May 2005

Arts & Letters

Zero Millimetres in Tooleybuc

By John Harms

In the Cricketers Bar at Melbourne’s Windsor Hotel, shortly after the Swans’ AFL grand final victory, a bloke from Sydney told me the ABC was doctoring the weather. He claimed he had heard from an impeccable source that some towns never ever appear on ABC-TV weather reports, particularly in reference to rainfall. These towns are deemed by the ABC to be too small, too obscure or too irrelevant. In some cases the weather information from them is considered too unreliable. I laughed. He continued. And finally he leant over and told me what he really knew. “There is this list,” he confided. “The ABC List of Unfriendly Places. Each state has one.”

This was incredible. Like many people I love the ABC – its sense of public service, its commitment to accuracy, its understanding that weather is an elemental part of the national culture. I love it that TV and radio give so much time to the weather. To hear this accusation was to listen to the very fabric of the country unravelling.

“How do you know about The ABC List of Unfriendly Places?” I asked him. He wasn’t willing to say. But he did say he knew of a tiny place in South Australia – Sandalwood, near Lameroo – that the ABC had ignored for years. “There were times,” he explained, “when the residents knew they had had more rain than the top rainfall location on the ABC weather, and they were wondering what was going on.” What was going on was that Sandalwood was on The ABC List of Unfriendly Places. “Then one week it rained and rained,” my informant continued. “And some weather person rang Sandalwood to say that, despite the ban, he had managed to sneak Sandalwood through. The town would be on the ABC weather that night.”

This was quite bizarre. The bloke gave me his card and said he had more information he wasn’t willing to divulge in a pub. A few days later I tracked down and rang a Sandalwood number. Chris Kerley picked up the phone. She remembered well the time Sandalwood made it onto the ABC. “It was a big talking point, especially for a town with a population of six and a few dogs and cats,” she recalled. “Everyone in the district rang each other and we all sat round watching it. No one got around to taping it, though.”

The people of Sandalwood had heard of The List. They’d even brought the Bureau of Meteorology up to check their rain gauge. Yet still Sandalwood couldn’t make the ABC weather. “It didn’t worry us,” said Chris. “Our rainfall goes in the Advertiser. That’ll do.”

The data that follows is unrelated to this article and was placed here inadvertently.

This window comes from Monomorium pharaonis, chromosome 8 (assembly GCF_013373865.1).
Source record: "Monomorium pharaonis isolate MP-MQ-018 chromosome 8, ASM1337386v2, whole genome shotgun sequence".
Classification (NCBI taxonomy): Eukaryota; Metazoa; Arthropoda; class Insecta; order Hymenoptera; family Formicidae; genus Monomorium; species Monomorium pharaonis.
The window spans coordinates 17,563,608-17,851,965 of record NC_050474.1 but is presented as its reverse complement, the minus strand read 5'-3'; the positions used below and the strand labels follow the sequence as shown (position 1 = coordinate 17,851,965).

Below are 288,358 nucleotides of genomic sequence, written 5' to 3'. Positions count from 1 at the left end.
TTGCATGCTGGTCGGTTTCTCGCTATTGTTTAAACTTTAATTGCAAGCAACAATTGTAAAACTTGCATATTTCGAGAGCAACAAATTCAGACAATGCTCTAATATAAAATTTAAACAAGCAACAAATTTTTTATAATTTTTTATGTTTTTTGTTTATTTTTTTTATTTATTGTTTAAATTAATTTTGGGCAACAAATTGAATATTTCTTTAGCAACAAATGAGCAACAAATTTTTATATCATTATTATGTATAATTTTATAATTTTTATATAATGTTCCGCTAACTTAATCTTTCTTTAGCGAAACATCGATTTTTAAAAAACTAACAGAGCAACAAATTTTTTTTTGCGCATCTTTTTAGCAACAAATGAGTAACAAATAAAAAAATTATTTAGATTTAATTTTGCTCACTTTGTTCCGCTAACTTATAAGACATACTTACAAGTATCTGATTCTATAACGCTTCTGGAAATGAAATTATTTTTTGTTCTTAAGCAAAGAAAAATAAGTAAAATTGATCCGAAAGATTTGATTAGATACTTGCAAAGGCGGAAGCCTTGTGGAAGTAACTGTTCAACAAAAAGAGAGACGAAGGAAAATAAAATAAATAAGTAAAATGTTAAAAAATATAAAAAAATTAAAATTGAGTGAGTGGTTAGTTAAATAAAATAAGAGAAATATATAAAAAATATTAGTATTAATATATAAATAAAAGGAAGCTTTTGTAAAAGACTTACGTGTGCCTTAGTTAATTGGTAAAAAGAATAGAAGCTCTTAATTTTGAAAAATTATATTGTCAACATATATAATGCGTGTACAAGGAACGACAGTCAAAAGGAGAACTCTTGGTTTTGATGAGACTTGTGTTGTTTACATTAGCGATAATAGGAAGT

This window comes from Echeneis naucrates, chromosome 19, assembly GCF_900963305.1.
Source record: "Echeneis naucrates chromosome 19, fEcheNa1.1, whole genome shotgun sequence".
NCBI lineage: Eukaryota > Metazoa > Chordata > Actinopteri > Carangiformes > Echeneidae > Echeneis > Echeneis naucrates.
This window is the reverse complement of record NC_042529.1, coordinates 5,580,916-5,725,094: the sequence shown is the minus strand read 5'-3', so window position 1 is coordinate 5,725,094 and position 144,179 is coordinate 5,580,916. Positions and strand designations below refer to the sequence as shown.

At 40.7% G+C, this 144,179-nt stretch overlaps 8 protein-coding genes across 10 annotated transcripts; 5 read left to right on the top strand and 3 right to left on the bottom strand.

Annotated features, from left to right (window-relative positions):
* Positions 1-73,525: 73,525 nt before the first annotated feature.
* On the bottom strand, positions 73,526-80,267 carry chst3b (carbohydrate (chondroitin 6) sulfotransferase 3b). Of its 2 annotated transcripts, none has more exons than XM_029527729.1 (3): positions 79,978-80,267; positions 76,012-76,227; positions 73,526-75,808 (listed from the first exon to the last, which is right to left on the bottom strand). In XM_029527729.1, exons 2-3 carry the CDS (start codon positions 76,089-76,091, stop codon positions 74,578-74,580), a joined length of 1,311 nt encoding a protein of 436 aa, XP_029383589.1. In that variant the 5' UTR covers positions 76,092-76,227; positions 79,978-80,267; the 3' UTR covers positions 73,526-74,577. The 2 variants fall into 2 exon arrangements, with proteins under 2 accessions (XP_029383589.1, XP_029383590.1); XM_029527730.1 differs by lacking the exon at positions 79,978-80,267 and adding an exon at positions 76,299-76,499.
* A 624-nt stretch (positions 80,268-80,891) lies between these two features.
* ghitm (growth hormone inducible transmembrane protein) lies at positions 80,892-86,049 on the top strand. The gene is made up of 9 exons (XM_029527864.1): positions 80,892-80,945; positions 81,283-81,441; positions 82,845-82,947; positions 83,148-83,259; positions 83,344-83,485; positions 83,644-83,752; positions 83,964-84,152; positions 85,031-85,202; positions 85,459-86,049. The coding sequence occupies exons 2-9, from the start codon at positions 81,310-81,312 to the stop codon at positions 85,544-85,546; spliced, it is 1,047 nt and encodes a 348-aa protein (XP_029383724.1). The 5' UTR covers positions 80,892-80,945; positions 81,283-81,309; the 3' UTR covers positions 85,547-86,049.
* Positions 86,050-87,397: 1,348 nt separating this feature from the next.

I rang my original source: “Your Sandalwood yarn stacks up.” He laughed. Then he said: “I’ll give you four other places – Rocklea and Bri Bri in Queensland, Tooleybuc in New South Wales and Peake in South Australia.”

I got onto Caroline at Tooleybuc Post Office. She was relatively new to Tooleybuc, a town of 250 people on the NSW side of the Murray River. She was reluctant to talk, citing her responsibilities under the Privacy Act. The mayor was unavailable for comment too. I rang a local councillor, Shirl Hunter, from bustling Moulamein, 120 kilometres away. “I haven’t seen Moulamein on the ABC weather for years,” she lamented. “In the old days we were often on. Usually the hottest place in the state. My parents used to ring from Wollongong and say: ‘Saw you on the ABC weather again last night.’”

But did The List actually exist? I rang Kirsti Harms, a former ABC weather presenter in Adelaide. She’d never heard of The ABC List of Unfriendly Places – although, she added, her tenure did finish some years ago. I rang Jon Faine, the mid-morning radio host in Melbourne. He had never heard of it either. Nor had the Met Bureau’s Geoff Kitchen. “We wouldn’t countenance such a thing,” Geoff said forcefully. “We have our recording stations and that is that.” Another senior meteorologist claimed The List was news to him. “But I’m new,” he conceded. “I’ve only been here 38 years.”